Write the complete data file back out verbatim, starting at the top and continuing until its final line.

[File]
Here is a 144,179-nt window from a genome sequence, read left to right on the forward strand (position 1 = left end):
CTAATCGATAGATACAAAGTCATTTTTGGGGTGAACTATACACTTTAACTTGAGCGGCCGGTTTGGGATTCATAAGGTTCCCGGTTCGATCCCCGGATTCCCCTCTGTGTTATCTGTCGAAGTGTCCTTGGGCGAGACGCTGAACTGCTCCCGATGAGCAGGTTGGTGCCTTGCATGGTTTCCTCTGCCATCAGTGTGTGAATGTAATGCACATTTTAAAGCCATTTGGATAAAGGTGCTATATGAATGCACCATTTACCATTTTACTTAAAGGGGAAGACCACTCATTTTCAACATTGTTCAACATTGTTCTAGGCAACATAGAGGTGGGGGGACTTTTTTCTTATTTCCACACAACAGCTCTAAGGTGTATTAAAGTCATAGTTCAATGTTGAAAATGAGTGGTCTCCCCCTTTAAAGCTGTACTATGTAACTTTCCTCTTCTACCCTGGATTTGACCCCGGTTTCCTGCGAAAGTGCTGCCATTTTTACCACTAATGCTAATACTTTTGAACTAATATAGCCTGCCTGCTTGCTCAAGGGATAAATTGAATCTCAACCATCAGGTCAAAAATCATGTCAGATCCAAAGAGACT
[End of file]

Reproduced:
Here is a 144,179-nt window from a genome sequence, read left to right on the forward strand (position 1 = left end):
CTAATCGATAGATACAAAGTCATTTTTGGGGTGAACTATACACTTTAACTTGAGCGGCCGGTTTGGGATTCATAAGGTTCCCGGTTCGATCCCCGGATTCCCCTCTGTGTTATCTGTCGAAGTGTCCTTGGGCGAGACGCTGAACTGCTCCCGATGAGCAGGTTGGTGCCTTGCATGGTTTCCTCTGCCATCAGTGTGTGAATGTAATGCACATTTTAAAGCCATTTGGATAAAGGTGCTATATGAATGCACCATTTACCATTTTACTTAAAGGGGAAGACCACTCATTTTCAACATTGTTCAACATTGTTCTAGGCAACATAGAGGTGGGGGGACTTTTTTCTTATTTCCACACAACAGCTCTAAGGTGTATTAAAGTCATAGTTCAATGTTGAAAATGAGTGGTCTCCCCCTTTAAAGCTGTACTATGTAACTTTCCTCTTCTACCCTGGATTTGACCCCGGTTTCCTGCGAAAGTGCTGCCATTTTTACCACTAATGCTAATACTTTTGAACTAATATAGCCTGCCTGCTTGCTCAAGGGATAAATTGAATCTCAACCATCAGGTCAAAAATCATGTCAGATCCAAAGAGACT